Hair Transplant News: Hairstyles Contribute to Hair Loss
A new study published in the the Archives of Dermatology has found that weaves and braids may contribute to a type of permanent hair loss that appears to be common among African American women. http://youtu.be/WQWft7IF_qk The study, "Medical and Environmental Risk Factors for the Development of Central Centrifugal Cicatricial Alopecia," led by Angela Kyei of the Cleveland Clinic in Ohio, examined 326 black women who participated in the study, finding that more than one-quarter of the subjects experienced hair loss on the top of their scalp. Among the women who experienced hair loss, nearly 60 percent showed signs of "central centrifugal cicatricial alopecia," also known as CCCA. CCCA is a poorly understood form of baldness that begins at the crown of the head and leads to scarring.
While more than 90 percent of study participants used either hot comb treatments or chemical relaxers, neither was linked with CCCA in the study. Researchers did find links between the hair loss and braids, weaves, and other so-called traction hairstyles that tug at the scalp.
Study results suggest there is a high prevalence of central hair loss among African American women, but the findings couldn't prove that hair grooming was at the base of the problem. For instance, the researchers found that women with type 2 diabetes were more likely to have scarring hair loss. While only 8 percent of the women overall had type 2 diabetes, 18 percent of those with CCCA did -- a "surprising finding," Kyei says. Also, women with bacterial scalp infections were more likely to experience CCCA, and women with the condition tended to have balding maternal grandfathers.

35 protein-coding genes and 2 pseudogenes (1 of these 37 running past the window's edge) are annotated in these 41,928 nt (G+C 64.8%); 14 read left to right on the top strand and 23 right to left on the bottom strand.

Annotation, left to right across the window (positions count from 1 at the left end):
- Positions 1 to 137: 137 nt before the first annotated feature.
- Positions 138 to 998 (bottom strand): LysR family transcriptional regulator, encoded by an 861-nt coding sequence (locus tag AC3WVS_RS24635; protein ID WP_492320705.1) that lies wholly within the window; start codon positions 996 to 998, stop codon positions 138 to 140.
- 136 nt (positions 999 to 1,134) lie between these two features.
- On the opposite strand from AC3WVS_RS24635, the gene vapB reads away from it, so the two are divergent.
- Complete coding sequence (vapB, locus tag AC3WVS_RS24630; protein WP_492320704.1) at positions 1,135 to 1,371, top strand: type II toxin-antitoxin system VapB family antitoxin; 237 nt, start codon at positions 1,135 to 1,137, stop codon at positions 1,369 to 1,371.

Braids, weaves and extensions are very popular, particularly among African American women. Fans of the styles often maintain them for long periods of time, and the stress they exert on the scalp can lead to the development of pus-filled bumps that eventually scar. In the following video, Dr. Bernardino Arocha of Arocha Hair Restoration discusses traction alopecia.
The study notes that women already losing their hair are more likely to favor braids, weaves and extensions because they help disguise thinning hair. This could make matters worse.
As noted by Dr. Arocha, women should consider more natural styles that do not cause trauma to the scalp. He urges doctors and hairdressers to make women aware of CCCA and the potential link with traction hairstyles.
Dr. Arocha offers complimentary, no obligation consultations in person or via Skype.